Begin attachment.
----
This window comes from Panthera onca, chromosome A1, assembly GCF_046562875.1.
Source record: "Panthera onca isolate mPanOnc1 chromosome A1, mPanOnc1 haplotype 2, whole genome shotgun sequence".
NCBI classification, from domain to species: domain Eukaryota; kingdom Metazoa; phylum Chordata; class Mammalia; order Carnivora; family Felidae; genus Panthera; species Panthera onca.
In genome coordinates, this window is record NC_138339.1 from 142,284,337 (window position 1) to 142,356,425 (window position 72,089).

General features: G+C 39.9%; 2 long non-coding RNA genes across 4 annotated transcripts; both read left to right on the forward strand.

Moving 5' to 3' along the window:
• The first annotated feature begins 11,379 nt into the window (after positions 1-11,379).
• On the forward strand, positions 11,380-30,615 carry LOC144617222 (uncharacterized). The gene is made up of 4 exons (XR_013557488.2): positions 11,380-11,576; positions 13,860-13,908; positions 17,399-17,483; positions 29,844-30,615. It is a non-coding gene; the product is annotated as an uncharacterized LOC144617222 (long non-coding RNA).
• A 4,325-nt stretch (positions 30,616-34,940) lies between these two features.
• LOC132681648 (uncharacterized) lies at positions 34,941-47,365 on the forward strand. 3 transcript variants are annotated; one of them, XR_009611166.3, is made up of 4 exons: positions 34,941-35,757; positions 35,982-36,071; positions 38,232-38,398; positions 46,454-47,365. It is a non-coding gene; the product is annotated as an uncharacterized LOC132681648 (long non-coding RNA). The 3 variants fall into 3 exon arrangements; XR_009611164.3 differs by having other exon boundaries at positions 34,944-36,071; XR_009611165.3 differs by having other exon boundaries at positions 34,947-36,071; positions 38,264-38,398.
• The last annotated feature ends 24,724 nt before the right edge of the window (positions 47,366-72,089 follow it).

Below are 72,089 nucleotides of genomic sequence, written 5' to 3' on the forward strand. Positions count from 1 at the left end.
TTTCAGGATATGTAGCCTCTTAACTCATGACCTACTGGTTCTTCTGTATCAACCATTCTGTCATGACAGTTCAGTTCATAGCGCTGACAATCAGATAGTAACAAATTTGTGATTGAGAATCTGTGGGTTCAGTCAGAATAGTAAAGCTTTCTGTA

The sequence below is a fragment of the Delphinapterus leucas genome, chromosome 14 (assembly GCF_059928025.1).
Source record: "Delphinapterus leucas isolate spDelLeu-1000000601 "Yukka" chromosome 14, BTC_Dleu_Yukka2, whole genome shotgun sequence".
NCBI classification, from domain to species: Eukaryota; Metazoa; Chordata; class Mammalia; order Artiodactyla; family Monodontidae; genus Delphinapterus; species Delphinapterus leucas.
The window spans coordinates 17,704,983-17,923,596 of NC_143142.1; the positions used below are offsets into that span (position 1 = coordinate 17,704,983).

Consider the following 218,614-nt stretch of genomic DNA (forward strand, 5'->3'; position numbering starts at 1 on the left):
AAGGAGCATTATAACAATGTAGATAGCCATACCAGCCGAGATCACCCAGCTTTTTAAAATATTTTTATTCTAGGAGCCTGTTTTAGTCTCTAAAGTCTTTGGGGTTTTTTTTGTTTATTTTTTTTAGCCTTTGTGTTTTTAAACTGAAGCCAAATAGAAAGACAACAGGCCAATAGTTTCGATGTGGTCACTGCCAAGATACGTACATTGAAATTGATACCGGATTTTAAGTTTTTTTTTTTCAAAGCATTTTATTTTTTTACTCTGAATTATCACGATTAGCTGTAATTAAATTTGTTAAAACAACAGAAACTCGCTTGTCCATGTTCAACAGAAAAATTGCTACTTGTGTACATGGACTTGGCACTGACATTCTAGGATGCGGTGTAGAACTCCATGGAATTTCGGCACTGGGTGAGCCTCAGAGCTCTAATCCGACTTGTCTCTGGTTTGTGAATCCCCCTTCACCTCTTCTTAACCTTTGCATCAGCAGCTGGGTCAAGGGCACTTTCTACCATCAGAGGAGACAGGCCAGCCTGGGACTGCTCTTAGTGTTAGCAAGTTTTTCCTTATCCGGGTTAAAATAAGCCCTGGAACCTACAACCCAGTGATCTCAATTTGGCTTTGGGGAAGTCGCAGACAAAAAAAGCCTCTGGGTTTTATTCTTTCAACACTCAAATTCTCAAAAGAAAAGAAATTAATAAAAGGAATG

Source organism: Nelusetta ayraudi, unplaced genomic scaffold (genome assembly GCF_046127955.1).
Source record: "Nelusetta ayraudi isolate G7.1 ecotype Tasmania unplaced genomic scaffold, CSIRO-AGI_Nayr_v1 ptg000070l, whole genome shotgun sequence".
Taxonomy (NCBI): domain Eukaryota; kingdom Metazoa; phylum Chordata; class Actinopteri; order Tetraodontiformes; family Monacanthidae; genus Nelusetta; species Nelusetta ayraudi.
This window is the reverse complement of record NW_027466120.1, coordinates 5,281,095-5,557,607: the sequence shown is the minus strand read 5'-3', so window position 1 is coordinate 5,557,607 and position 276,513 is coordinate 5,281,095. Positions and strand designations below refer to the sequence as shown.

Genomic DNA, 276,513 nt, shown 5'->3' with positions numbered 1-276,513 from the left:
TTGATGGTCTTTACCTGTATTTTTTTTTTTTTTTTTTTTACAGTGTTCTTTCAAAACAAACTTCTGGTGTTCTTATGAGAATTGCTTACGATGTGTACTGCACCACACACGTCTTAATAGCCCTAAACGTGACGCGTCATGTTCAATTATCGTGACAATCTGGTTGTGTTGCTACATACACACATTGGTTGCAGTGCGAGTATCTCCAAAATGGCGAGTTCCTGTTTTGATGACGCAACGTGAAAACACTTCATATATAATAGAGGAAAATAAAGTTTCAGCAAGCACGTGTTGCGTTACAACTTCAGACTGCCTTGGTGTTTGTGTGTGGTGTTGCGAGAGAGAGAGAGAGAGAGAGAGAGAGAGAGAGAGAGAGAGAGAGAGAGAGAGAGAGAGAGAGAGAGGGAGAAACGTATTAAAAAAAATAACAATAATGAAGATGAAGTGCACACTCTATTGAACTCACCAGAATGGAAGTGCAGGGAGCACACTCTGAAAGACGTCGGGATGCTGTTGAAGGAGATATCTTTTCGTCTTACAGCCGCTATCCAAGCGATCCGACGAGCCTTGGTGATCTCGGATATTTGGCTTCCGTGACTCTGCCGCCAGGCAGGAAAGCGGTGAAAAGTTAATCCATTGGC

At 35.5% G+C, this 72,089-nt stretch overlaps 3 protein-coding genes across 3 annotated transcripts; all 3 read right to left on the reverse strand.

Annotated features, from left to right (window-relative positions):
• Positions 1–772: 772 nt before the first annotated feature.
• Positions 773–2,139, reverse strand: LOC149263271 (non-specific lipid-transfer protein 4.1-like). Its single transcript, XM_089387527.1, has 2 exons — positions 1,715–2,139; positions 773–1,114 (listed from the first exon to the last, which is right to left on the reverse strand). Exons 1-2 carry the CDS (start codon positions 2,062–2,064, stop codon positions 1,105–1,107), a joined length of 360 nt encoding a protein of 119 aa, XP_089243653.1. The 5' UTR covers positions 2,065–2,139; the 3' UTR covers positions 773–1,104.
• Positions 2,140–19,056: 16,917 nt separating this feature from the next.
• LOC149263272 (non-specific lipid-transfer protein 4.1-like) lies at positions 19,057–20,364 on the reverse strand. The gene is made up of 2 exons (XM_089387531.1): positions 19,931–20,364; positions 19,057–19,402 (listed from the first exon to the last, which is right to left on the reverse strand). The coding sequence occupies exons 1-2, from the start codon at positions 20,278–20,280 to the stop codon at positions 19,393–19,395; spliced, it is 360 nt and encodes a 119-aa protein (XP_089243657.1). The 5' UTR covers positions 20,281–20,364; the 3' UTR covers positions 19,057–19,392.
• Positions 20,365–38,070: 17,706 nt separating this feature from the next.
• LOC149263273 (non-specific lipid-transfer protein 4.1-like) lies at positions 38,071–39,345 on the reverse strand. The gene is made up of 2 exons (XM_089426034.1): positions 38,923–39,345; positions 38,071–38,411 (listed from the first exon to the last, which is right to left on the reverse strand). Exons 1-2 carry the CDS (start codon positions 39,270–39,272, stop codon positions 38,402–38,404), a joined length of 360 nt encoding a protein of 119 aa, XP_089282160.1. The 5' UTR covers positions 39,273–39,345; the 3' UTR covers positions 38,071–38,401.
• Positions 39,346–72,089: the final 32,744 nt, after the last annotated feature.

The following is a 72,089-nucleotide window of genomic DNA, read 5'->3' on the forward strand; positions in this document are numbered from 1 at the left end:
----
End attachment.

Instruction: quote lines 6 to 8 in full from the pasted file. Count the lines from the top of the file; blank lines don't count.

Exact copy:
Moving 5' to 3' along the window:
• The first annotated feature begins 11,379 nt into the window (after positions 1-11,379).
• On the forward strand, positions 11,380-30,615 carry LOC144617222 (uncharacterized). The gene is made up of 4 exons (XR_013557488.2): positions 11,380-11,576; positions 13,860-13,908; positions 17,399-17,483; positions 29,844-30,615. It is a non-coding gene; the product is annotated as an uncharacterized LOC144617222 (long non-coding RNA).